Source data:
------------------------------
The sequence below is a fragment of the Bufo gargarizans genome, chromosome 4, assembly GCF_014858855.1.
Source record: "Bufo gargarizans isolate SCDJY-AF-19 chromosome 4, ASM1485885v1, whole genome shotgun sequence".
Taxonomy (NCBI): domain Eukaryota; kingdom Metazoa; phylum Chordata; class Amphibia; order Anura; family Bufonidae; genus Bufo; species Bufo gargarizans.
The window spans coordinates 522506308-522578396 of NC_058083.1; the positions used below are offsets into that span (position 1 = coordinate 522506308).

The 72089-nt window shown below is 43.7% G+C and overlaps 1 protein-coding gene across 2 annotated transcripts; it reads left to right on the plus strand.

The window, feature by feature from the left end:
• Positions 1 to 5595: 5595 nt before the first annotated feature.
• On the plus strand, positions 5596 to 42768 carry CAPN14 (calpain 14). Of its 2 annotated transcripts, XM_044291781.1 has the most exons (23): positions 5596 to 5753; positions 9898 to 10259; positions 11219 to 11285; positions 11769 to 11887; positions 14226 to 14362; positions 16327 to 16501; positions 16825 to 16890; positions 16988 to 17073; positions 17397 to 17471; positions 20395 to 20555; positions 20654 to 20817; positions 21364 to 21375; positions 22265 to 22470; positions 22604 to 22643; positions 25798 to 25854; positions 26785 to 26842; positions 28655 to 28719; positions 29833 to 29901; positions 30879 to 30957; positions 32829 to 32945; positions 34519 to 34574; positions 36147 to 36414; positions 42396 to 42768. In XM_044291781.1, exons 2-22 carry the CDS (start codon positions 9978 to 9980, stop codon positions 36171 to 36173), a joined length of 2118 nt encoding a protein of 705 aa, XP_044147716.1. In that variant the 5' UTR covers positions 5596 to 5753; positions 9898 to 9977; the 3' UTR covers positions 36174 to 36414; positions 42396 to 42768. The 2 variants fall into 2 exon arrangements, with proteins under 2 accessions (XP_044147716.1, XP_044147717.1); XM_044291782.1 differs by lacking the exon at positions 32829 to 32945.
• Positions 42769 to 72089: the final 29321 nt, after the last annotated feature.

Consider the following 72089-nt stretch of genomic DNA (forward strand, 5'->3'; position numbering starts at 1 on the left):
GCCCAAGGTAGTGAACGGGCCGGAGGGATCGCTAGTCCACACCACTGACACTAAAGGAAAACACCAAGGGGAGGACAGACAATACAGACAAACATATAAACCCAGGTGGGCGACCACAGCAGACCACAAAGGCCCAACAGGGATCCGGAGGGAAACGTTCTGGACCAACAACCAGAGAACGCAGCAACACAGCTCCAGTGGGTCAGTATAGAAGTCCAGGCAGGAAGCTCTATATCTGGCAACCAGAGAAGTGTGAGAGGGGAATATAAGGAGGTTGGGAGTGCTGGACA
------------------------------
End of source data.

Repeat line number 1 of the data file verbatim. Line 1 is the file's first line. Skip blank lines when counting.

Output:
The sequence below is a fragment of the Bufo gargarizans genome, chromosome 4, assembly GCF_014858855.1.